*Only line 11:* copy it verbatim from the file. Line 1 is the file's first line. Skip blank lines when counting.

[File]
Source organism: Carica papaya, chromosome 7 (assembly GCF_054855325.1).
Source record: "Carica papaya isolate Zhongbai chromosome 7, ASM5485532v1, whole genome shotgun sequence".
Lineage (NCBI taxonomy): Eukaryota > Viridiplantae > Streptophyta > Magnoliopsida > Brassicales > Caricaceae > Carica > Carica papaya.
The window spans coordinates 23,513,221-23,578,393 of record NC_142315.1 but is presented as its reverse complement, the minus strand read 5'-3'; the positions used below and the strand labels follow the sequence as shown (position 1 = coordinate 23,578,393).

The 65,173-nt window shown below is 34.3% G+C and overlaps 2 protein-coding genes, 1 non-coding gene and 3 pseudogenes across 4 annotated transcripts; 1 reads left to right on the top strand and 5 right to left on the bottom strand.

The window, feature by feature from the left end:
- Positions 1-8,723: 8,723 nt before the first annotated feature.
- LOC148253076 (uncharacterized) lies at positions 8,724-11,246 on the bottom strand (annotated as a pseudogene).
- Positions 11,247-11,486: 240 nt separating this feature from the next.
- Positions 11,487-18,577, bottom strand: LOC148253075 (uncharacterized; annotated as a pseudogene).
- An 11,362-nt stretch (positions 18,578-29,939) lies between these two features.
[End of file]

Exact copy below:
- An 11,362-nt stretch (positions 18,578-29,939) lies between these two features.